According to court documents obtained by People magazine, Netflix and production company Royal Goode Productions are arguing that Baskin’s suit doesn’t hold any weight because Baskin signed agreements in 2019 which “explicitly permit Defendants to use the footage in later projects.”
“Defendants did not need to obtain a release from Plaintiffs to use the footage in Tiger King 2 or its promotional trailers,” the documents read. “And there is nothing in any of the appearance releases that prohibits any use of the footage. Accordingly, Plaintiffs have no claim at all, much less one that can evade Defendants’ First Amendment.”
Just last week, Carole and her husband, Howard Baskin, filed a lawsuit against Netflix for using footage of them in the upcoming follow-up documentary series to Tiger King.
As reported by Variety, Baskin filed the lawsuit against the streamer and Royal Goode Productions in Tampa, Florida for using footage of her in a the new series and its trailer.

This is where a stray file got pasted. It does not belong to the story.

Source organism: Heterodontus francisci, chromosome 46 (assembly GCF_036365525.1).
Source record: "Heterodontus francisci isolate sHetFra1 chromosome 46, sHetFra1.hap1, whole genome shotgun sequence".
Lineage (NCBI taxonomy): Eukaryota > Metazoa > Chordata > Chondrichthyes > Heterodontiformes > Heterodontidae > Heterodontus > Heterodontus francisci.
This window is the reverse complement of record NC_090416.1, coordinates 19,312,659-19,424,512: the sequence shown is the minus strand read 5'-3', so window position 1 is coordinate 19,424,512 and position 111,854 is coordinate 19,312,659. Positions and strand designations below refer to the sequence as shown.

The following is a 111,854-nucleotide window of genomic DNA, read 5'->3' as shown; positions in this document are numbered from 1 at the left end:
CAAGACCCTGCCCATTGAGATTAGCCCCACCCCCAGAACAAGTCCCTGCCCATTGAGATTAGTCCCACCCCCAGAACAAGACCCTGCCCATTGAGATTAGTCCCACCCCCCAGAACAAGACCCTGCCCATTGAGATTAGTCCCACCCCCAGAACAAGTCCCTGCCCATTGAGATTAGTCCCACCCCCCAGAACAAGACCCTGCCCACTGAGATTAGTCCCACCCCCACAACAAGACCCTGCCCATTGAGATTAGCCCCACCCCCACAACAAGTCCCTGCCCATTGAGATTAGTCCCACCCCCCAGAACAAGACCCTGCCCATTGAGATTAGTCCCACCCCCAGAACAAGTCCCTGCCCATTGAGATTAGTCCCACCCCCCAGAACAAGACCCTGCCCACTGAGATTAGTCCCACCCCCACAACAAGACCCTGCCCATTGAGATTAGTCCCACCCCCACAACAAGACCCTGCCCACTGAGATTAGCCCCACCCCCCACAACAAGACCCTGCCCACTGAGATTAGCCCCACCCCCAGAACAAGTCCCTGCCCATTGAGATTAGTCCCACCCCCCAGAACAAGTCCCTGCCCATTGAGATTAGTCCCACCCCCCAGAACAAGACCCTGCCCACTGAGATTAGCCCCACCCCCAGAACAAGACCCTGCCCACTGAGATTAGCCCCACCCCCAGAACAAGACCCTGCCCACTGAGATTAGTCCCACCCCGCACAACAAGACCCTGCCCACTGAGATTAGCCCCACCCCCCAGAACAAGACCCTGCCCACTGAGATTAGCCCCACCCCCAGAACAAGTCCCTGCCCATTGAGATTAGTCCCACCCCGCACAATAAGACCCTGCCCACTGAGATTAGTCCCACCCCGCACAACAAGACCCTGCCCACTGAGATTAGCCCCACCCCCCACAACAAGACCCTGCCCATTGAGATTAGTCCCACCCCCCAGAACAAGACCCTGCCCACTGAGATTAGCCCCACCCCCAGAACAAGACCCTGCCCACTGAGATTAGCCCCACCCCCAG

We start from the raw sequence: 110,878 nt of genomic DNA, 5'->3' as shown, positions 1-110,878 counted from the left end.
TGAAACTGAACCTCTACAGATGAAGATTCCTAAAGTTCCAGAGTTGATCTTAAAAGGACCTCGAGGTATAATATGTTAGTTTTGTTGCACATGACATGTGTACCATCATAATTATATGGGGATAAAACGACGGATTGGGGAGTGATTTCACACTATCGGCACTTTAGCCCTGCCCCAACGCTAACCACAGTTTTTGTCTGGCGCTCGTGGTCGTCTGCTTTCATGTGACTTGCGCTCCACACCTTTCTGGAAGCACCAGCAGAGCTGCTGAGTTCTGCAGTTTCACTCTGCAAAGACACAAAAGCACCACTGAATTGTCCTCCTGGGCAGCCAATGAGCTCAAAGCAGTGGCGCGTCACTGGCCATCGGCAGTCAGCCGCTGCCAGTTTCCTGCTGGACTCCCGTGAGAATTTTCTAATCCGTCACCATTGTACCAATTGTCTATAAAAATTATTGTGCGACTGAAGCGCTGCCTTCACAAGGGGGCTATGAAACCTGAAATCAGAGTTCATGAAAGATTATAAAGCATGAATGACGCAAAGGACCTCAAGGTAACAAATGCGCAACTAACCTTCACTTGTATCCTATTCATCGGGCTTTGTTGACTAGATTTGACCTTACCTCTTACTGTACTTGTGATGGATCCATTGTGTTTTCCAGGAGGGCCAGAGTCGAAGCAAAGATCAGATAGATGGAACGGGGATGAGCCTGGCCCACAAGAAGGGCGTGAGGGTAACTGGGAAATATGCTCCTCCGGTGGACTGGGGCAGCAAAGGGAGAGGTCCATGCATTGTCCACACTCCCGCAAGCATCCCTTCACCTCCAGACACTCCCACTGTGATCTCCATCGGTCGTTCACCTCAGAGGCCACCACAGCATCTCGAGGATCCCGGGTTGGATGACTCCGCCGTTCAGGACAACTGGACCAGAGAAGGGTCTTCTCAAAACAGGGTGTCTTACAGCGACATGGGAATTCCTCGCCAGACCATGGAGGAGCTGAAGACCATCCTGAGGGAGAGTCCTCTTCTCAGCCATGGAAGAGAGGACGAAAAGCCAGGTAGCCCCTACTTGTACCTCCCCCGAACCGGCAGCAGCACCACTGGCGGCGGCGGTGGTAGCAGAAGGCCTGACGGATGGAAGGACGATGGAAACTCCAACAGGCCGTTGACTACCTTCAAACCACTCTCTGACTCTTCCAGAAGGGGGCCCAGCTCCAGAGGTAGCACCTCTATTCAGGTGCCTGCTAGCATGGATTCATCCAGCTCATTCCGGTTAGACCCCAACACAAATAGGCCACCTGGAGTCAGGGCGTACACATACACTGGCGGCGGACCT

“The Appearance Releases limited Royal Goode Productions’ right to use film footage of the Baskin to ‘a documentary motion picture.’ Throughout the Appearance Releases there is only reference to and mention of ‘the Picture.’ No mention is made of granting Royal Goode Production sequel rights, rights to create derivative works from ‘the Picture’ or additional seasons or episodes,” the lawsuit said. “By utilizing the film footage of the Baskin and Big Cat Rescue secured by Royal Goode Productions under the Appearance Releases in ‘sizzle reels’ and promotional trailers for the sequel entitled Tiger King 2, the Defendants are in breach of the terms of the Appearance Releases.”